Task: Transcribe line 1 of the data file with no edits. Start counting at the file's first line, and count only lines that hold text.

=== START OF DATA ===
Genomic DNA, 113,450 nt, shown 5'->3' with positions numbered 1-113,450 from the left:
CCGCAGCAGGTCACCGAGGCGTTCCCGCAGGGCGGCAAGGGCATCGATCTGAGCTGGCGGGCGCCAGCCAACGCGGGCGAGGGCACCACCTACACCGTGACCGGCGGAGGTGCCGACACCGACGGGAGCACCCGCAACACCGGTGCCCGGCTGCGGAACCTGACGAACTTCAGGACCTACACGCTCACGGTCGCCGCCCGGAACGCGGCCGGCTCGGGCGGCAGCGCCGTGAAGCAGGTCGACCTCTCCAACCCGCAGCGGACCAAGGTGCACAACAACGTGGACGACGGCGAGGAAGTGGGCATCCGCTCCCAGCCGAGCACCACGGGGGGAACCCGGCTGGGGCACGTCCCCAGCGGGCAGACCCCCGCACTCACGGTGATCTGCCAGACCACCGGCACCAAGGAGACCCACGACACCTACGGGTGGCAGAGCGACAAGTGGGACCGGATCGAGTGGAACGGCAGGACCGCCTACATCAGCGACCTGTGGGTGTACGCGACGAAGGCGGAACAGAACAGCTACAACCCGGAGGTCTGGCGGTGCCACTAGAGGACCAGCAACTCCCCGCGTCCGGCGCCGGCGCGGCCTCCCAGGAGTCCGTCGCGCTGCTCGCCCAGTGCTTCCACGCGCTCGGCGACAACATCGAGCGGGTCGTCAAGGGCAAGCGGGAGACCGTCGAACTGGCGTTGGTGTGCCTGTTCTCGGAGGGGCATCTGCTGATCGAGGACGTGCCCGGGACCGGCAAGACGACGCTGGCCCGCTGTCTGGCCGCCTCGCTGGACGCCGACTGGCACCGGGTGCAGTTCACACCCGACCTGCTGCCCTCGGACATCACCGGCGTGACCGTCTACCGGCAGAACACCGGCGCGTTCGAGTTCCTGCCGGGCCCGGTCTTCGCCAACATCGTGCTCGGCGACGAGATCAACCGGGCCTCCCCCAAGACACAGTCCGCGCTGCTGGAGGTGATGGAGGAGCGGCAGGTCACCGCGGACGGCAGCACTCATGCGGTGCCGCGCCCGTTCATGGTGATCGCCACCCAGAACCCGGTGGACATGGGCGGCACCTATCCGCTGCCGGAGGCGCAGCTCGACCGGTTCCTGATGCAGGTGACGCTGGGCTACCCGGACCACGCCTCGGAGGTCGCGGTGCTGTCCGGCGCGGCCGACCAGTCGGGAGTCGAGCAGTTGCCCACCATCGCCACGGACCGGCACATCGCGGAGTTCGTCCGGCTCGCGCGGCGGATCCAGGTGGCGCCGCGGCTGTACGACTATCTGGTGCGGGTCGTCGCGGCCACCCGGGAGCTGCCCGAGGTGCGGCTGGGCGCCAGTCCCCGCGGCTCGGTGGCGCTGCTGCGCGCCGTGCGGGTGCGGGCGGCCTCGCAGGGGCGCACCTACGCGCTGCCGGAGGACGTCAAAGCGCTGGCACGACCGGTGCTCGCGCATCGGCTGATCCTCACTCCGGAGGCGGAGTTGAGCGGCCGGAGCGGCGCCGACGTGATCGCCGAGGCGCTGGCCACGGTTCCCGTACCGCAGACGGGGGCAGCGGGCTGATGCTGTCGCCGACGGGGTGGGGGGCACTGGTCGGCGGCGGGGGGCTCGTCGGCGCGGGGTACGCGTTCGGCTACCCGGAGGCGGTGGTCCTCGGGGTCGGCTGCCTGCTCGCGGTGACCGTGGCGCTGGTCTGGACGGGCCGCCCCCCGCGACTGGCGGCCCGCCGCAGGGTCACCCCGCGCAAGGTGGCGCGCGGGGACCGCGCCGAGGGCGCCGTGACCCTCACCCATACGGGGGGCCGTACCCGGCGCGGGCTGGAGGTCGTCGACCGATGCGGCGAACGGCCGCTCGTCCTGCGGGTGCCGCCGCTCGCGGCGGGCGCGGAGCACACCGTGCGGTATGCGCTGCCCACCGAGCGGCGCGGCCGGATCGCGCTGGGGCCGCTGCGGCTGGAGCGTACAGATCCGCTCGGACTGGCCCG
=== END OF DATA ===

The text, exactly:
Genomic DNA, 113,450 nt, shown 5'->3' with positions numbered 1-113,450 from the left: